Marysville Library Blog

Saturday, November 10, 2012

Don't Level Your Child's Reading!

“My child is reading level ___. What do you recommend?” This is a question I get as a Children’s Librarian that I dislike, but even worse is: “My teacher won’t let me read that because it’s below my reading level.” A teacher is telling a child not to read a book!

Why do I dislike these questions? It concentrates on the mechanics of reading, but not the interest in reading. It is merely an automated way for schools to measure reading, not a good way to find books suitable for a particular child. Book leveling is not about the book, or the story, or child appropriateness, or a child’s interest. Just to give you an example, some of the smuttiest books out there are written at a fourth grade level. Would I put such a book in a child’s hand who reads at that level? No way! Or if a teen is struggling with reading, his/her reading level may be at the second grade level, but that doesn’t mean they’ll be interested in stories about second graders.

The Lexile company puts out levels, for example, and are labeled for a 75% comprehension rate.  That means that kids who supposedly read at a particular level don’t understand a quarter of what they’re reading! If I were reading a book that hard I’d get frustrated and bored. Kids are the same way. Do we really want to teach kids that reading is hard and boring? If you think something is hard and boring, do you want to do it in your free time? I didn’t think so.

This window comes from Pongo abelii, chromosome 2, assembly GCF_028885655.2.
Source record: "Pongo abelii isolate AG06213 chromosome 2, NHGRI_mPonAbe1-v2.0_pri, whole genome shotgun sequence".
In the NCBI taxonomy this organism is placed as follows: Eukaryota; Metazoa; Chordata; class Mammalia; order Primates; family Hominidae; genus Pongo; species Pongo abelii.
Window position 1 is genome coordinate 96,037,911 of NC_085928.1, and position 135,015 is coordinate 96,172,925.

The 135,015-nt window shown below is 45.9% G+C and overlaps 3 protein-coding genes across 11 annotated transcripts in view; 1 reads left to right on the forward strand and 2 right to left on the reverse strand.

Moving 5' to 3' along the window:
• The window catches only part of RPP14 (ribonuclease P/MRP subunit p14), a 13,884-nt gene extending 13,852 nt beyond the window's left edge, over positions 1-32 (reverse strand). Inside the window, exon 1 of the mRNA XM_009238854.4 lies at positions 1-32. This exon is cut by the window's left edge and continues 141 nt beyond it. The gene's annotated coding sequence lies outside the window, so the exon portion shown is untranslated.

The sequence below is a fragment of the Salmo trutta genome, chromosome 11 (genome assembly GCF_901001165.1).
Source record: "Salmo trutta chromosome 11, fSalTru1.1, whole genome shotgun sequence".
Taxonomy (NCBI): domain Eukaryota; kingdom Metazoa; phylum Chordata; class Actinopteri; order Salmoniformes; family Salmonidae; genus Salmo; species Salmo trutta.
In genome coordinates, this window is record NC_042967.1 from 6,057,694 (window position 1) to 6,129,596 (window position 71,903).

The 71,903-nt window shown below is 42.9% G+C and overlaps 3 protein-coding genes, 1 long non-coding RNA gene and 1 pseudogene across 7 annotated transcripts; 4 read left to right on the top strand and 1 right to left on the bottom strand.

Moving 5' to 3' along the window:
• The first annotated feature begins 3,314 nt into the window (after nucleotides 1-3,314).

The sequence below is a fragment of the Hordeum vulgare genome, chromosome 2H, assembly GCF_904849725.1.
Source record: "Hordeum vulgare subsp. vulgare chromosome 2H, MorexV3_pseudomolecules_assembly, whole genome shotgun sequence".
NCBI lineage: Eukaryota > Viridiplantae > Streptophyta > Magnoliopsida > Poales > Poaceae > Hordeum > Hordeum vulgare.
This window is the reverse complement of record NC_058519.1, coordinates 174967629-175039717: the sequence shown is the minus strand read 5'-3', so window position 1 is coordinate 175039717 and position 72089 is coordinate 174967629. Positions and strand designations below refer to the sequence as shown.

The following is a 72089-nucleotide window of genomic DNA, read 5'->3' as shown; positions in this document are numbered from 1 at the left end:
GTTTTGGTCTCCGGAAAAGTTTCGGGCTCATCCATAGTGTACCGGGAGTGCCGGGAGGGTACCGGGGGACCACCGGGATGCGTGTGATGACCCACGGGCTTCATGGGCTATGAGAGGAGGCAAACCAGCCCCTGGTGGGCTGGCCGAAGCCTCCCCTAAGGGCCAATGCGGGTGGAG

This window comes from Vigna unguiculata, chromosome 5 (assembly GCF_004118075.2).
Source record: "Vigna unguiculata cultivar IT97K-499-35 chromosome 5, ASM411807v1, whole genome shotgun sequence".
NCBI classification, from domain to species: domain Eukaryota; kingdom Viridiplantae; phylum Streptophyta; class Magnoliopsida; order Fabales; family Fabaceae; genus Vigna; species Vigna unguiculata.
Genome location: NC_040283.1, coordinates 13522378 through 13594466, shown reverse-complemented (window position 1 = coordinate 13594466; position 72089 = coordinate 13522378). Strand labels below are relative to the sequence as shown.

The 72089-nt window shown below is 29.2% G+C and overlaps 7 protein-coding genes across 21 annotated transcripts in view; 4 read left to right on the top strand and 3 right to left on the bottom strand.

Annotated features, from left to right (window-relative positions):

My working philosophy (backed up by research) is that kids should read books they find interesting. If they find books and reading interesting, they’ll do more of it. The more they read, the better they’ll get. The better they get at reading, the better they’ll do on tests at school. Just like in sports, the more they do it, the better they’ll get. The more fun they have doing it, the more they’ll want to practice, whether it be throwing a baseball or reading a book.

My job is to find a book that is just right for your child. Yes, being able to read the words on the page is part of the equation. But the most important part is putting a book in your child’s hands that they’ll be excited to read. Come visit us at the library Information Desk, and let’s find a “Just Right” book for your child.

So what do I love to hear instead? “I just finished this book. What should I read next?”

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